This CEO embraces the night shift

Last year, just weeks into his job as president and CEO of Atlantic City, N.J.-based AtlantiCare, Michael Charlton had an initial glimpse into the challenges faced by on-call staff at his new organization. 

The health system was examining opportunities to rein in costs, including adjusting on-call pay. This pay covers on-call employees in areas such as the cardiac catheterization lab and operating rooms, who often work during nights and weekends to ensure 24/7 coverage for facilities.

"A decision was made that we can save money with on-call pay, and we did not necessarily socialize this properly with team members," Mr. Charlton told Becker's. "And it caused a bit of a stir. And I happened to walk into it. I said to the team, 'Bring everyone together and I'll show up at the meeting.'"

During the meeting, he received feedback about the challenges of on-call work, such as the disruption of being called off at times, or employees needing to factor in their schedule when planning for their lives and the lives of their family members. He absorbed the feedback and continues to think about how to achieve operational excellence while also satisfying clinical personnel. 

"I got home at 7 p.m. or 8 p.m. [the day of the meeting], had something to eat, answered some emails and set my clock for 1 a.m., as if I was on call. I got up at 1 a.m., drove to the corporate office in sweatpants, rushing to get there in the allotted time," Mr. Charlton said.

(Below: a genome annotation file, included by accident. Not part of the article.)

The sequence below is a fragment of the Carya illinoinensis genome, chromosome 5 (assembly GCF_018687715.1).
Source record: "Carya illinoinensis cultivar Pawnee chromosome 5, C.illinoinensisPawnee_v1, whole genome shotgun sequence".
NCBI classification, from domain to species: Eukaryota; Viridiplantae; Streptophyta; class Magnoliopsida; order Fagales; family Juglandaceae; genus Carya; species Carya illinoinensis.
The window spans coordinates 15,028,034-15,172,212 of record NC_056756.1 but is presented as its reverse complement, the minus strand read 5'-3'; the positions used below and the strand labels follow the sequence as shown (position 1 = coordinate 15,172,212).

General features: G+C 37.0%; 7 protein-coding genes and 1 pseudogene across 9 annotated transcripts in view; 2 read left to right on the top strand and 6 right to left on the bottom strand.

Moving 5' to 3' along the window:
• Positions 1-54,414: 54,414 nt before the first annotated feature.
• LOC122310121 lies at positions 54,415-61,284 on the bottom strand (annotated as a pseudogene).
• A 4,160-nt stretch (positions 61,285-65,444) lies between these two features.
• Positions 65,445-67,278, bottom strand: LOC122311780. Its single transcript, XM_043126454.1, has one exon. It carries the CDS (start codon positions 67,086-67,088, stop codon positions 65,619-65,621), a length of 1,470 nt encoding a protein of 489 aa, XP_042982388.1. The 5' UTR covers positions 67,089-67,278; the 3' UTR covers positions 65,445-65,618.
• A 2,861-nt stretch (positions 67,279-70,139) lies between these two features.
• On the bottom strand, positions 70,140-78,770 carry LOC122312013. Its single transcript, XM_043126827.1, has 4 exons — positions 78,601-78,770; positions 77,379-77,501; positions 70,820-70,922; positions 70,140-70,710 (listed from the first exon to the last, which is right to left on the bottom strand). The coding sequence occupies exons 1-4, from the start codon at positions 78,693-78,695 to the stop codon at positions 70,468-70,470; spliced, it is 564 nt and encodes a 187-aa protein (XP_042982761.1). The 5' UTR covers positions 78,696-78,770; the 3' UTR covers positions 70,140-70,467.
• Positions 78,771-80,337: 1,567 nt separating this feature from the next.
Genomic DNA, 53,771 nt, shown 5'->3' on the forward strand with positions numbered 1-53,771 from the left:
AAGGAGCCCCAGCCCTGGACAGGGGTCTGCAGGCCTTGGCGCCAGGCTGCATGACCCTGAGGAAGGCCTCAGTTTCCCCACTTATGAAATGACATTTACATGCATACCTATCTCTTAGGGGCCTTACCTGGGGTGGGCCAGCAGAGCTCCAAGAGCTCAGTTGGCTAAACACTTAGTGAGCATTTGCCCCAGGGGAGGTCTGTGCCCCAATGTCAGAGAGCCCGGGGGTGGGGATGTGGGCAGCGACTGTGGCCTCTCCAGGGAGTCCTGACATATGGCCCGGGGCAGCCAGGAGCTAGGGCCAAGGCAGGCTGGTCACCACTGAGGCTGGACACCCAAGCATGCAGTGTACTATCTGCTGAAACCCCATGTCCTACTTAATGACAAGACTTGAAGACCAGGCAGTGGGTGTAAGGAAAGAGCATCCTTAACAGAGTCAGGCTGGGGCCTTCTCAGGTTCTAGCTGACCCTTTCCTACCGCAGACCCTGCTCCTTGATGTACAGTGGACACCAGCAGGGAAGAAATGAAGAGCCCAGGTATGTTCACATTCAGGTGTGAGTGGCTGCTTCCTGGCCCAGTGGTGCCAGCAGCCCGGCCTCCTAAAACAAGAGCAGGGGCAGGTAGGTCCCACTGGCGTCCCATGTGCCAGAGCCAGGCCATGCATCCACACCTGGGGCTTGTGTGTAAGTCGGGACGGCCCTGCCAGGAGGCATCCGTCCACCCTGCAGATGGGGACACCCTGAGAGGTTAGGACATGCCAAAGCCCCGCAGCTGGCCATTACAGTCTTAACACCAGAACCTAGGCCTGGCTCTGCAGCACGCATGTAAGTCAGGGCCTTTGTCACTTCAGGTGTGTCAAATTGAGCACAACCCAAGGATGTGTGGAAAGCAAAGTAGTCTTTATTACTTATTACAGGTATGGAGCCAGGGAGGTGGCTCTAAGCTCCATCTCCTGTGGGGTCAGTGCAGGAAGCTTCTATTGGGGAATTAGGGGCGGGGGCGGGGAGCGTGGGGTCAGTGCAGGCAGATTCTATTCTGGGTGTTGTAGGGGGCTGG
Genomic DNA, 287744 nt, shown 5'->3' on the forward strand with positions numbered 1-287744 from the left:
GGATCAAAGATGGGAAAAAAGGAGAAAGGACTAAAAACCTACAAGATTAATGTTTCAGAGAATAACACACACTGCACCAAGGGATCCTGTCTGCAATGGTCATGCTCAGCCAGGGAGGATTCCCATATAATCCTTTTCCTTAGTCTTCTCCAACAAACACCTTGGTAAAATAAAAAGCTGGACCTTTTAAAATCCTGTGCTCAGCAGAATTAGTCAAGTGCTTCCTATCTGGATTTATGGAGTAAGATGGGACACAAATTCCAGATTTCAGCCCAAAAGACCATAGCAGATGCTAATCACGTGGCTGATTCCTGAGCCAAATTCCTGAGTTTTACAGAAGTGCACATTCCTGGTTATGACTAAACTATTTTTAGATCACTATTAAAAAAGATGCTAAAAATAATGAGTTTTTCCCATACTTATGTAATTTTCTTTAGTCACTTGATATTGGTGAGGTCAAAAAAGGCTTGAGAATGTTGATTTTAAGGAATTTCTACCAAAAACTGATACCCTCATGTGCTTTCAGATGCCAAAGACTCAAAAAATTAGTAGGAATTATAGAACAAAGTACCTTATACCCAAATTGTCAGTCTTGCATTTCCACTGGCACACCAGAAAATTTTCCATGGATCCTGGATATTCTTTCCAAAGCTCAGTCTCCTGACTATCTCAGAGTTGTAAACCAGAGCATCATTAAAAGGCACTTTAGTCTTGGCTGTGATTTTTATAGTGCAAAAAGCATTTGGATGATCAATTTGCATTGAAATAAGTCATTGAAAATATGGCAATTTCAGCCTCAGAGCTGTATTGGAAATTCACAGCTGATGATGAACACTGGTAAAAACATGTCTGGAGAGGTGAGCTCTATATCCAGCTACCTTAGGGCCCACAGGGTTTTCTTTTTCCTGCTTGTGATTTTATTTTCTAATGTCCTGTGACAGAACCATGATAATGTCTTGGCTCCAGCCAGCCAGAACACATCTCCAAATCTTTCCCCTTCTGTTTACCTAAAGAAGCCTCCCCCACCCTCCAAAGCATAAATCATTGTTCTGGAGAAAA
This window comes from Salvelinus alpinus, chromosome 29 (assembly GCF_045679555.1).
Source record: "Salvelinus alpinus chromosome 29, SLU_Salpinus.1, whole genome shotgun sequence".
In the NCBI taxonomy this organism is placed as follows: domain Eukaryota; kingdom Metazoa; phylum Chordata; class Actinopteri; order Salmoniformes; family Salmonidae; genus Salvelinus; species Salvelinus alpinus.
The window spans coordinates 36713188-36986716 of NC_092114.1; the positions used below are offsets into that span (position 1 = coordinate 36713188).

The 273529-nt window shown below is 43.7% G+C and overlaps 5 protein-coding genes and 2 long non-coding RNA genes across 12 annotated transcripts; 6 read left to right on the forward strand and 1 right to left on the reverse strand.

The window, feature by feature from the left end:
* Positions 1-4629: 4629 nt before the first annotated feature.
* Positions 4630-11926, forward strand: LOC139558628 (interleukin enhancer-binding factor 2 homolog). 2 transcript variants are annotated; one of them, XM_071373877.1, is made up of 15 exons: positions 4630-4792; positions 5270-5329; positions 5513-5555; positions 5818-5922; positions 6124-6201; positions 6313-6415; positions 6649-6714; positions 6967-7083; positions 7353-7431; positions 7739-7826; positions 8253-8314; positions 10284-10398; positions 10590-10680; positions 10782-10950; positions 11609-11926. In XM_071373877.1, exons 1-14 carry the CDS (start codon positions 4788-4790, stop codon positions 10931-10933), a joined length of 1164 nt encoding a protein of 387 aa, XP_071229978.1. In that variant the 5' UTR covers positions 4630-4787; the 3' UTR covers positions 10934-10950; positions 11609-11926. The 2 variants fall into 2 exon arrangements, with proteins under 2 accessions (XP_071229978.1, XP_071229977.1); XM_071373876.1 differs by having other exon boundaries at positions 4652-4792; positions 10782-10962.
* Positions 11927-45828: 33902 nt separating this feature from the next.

"Now I'm here. It's 1:35. I'm thinking, 'This is terrible. I usually get up at 4 a.m. or 4:30 a.m. and get ready for work.' Then it hits me, if I really got called in, I'd be doing a case right now. I can't just go home. I've got to do something, so I drive around for an hour and a half at 2 a.m. And I'm tired. I come home at 2:30 a.m., get in bed, and my alarm goes off at 4:30 a.m. I have to get up, shower, answer emails and get back at 6 a.m. to the cath lab team and other team members to tell them what our resolution's going to be."

That solution was not cutting the on-call pay and paying for activation, meaning they are paid for the load of responding to on-call events.

Then Mr. Charlton started spending time in the emergency department at night, keeping in mind the mantra, "Be visible, be kind." 

"We have an inner city hospital. You can't really see what's going on at 3 p.m., but you can on Friday or Saturday night at 2 a.m. It's a hospitality town. There's a lot of drinking and gaming and, unfortunately, violence too," he said. 

He recalled one night when the water was contaminated citywide, and the hospital had to shut off water, and there were also multiple shooting victims seeking care in the ED.

"You look around and come to the conclusion that how healthcare has been run for so long is broken," Mr. Charlton said. "The administration walks out of the building at 6 p.m. on Friday.  Yet, Saturday and Sunday, what's there? You still have all the patients. You still have all the staff. You may have some procedural volume declines, but emergent care is being taken care of. What's the difference? There is no administrator support there.